US drug czar tied to atrocities in Gulf War

Barry McCaffrey, the director of the White House Office of National Drug Control Policy and point-man for the escalating US military intervention in Colombia, was responsible for a military operation at the close of the 1991 Persian Gulf War that claimed the lives of thousands of fleeing Iraqi soldiers, prisoners of war, civilians and even children, according to a recent article in the New Yorker magazine. This slaughter was carried out after a negotiated cease-fire already had been put in place.

Based on hundreds of hours of interviews with scores of current and former military personnel who witnessed the carnage, the article by veteran reporter Seymour M. Hersh provides a devastating exposure of war crimes allegedly carried out under McCaffrey's direction, and an indictment of the US war in the Persian Gulf as a whole.

Hersh gained his reputation as a reporter by exposing the 1968 My Lai massacre, in which US troops killed nearly 600 Vietnamese women, children and old men in a ditch. His latest article, "Overwhelming Force: What happened in the final days of the Gulf War," undermines the claims made by the government, the military and the media nearly a decade ago that the US attack on Iraq had put an end to the "Vietnam syndrome." The Gulf War, the argument went, had demonstrated Washington's capacity to wage a "clean" and relatively casualty-free war with international support.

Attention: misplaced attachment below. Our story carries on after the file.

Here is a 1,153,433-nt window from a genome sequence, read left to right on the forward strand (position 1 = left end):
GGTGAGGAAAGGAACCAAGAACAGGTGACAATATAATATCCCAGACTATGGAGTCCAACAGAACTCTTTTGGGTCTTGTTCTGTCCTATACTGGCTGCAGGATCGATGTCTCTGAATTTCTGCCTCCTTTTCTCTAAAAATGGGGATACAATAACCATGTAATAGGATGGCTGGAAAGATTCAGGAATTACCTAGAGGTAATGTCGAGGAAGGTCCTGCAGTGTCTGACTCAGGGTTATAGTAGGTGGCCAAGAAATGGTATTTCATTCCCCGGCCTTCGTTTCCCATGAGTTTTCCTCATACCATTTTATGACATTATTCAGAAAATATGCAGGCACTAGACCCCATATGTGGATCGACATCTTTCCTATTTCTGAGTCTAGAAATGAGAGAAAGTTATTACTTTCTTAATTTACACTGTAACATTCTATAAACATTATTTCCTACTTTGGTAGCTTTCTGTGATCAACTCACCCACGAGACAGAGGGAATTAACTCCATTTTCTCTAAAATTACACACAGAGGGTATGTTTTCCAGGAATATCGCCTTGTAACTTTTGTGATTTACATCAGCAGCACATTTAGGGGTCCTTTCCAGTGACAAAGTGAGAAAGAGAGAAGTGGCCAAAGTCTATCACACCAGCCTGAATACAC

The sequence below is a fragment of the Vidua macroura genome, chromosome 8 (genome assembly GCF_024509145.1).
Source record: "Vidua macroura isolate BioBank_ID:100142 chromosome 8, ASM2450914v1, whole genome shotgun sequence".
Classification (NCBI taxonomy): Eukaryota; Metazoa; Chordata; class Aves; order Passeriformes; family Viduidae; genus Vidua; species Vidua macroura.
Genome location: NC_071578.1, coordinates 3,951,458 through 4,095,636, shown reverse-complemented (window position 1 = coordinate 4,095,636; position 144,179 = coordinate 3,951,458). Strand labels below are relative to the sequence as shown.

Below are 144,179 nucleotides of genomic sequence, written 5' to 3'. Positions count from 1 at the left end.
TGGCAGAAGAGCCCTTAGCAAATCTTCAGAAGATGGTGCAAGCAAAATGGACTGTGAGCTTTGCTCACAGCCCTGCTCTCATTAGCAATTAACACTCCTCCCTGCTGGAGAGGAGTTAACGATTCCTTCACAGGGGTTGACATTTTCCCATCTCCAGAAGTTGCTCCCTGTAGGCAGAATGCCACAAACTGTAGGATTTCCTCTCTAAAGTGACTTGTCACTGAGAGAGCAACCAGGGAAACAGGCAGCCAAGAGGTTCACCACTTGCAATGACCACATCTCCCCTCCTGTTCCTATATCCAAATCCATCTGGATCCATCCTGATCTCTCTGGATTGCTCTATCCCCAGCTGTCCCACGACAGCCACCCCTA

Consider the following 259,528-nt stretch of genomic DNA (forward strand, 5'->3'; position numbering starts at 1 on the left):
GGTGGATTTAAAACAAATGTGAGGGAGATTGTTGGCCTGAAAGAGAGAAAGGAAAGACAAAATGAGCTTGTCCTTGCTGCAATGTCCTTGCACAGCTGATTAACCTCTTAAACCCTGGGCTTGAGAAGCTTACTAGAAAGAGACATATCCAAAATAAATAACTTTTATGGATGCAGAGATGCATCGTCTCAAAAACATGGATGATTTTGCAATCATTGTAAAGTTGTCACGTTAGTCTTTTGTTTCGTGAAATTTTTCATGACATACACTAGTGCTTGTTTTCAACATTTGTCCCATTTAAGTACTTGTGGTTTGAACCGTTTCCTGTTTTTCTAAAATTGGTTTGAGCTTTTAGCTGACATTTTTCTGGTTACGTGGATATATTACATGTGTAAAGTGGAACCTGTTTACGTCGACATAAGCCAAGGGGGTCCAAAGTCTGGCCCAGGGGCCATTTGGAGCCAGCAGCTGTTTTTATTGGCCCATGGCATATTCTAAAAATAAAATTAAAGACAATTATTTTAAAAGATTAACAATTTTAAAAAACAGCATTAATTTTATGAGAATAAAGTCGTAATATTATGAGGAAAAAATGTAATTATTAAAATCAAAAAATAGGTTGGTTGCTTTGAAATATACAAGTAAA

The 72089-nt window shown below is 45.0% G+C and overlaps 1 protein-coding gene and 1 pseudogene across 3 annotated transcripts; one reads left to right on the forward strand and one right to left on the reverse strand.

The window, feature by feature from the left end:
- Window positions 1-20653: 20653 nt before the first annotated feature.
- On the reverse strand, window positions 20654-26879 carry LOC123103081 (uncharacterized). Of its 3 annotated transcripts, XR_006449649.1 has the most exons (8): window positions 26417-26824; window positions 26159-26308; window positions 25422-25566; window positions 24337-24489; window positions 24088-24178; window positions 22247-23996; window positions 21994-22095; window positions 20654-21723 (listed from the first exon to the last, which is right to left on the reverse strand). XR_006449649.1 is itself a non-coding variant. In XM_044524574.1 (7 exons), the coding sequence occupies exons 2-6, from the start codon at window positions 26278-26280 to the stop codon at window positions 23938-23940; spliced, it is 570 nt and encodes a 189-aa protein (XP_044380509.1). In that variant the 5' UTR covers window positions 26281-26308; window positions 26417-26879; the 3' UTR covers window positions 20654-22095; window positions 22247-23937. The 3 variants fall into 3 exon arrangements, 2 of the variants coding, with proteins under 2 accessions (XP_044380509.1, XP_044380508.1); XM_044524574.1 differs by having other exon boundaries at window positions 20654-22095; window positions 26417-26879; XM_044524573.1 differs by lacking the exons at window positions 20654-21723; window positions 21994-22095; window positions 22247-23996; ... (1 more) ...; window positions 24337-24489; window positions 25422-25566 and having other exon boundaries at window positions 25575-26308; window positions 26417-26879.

Hersh's investigation demonstrates that the atrocities committed in the Persian Gulf differed from those carried out in Vietnam principally in that US forces were able to carry them out from a discreet distance. Killing was accomplished either through the use of "smart bombs," like the one that killed hundreds of women and children in the Al-Almariya air raid shelter, or, as is reported in McCaffrey's case, the deployment of missile-firing attack helicopters to incinerate Iraqi troops from a safe distance.

The principal lesson of the Vietnam War that the US military carried into the Persian Gulf was the so-called "Powell Doctrine," named for then-Joint Chiefs of Staff Chairman Gen. Colin Powell. It called for the use of overwhelming force to obliterate the enemy and prevent American casualties, thereby minimizing opposition at home. The result was the most savage aerial bombardment in history, one that reduced the modern infrastructure of Iraq to rubble, killing thousands of Iraqi civilians and creating conditions of malnutrition and disease which, compounded by US-backed sanctions, have claimed the lives of hundreds of thousands more over the past decade, most of them children.